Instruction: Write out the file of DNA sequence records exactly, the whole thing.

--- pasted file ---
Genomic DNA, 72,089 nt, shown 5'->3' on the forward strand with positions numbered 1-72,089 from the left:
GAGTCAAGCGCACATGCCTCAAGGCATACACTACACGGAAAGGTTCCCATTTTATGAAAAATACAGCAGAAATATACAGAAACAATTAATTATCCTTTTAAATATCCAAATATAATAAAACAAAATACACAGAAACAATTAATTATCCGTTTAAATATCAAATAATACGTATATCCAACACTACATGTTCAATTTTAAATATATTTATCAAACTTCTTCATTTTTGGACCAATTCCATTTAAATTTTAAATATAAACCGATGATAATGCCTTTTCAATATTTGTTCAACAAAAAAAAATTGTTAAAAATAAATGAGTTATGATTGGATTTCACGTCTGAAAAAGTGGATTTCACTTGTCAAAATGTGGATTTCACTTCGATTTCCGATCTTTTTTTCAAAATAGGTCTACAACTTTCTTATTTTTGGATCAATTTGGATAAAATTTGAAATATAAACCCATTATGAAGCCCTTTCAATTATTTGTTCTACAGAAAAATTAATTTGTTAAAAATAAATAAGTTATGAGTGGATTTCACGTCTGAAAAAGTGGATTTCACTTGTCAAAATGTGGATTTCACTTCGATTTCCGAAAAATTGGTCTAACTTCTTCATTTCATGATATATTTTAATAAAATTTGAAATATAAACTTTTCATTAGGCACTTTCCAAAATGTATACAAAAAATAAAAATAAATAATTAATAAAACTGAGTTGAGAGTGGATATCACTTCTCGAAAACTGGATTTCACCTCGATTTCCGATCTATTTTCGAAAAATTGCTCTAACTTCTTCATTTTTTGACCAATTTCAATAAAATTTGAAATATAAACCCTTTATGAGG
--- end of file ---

Genomic DNA, 72,089 nt, shown 5'->3' on the forward strand with positions numbered 1-72,089 from the left:
GAGTCAAGCGCACATGCCTCAAGGCATACACTACACGGAAAGGTTCCCATTTTATGAAAAATACAGCAGAAATATACAGAAACAATTAATTATCCTTTTAAATATCCAAATATAATAAAACAAAATACACAGAAACAATTAATTATCCGTTTAAATATCAAATAATACGTATATCCAACACTACATGTTCAATTTTAAATATATTTATCAAACTTCTTCATTTTTGGACCAATTCCATTTAAATTTTAAATATAAACCGATGATAATGCCTTTTCAATATTTGTTCAACAAAAAAAAATTGTTAAAAATAAATGAGTTATGATTGGATTTCACGTCTGAAAAAGTGGATTTCACTTGTCAAAATGTGGATTTCACTTCGATTTCCGATCTTTTTTTCAAAATAGGTCTACAACTTTCTTATTTTTGGATCAATTTGGATAAAATTTGAAATATAAACCCATTATGAAGCCCTTTCAATTATTTGTTCTACAGAAAAATTAATTTGTTAAAAATAAATAAGTTATGAGTGGATTTCACGTCTGAAAAAGTGGATTTCACTTGTCAAAATGTGGATTTCACTTCGATTTCCGAAAAATTGGTCTAACTTCTTCATTTCATGATATATTTTAATAAAATTTGAAATATAAACTTTTCATTAGGCACTTTCCAAAATGTATACAAAAAATAAAAATAAATAATTAATAAAACTGAGTTGAGAGTGGATATCACTTCTCGAAAACTGGATTTCACCTCGATTTCCGATCTATTTTCGAAAAATTGCTCTAACTTCTTCATTTTTTGACCAATTTCAATAAAATTTGAAATATAAACCCTTTATGAGG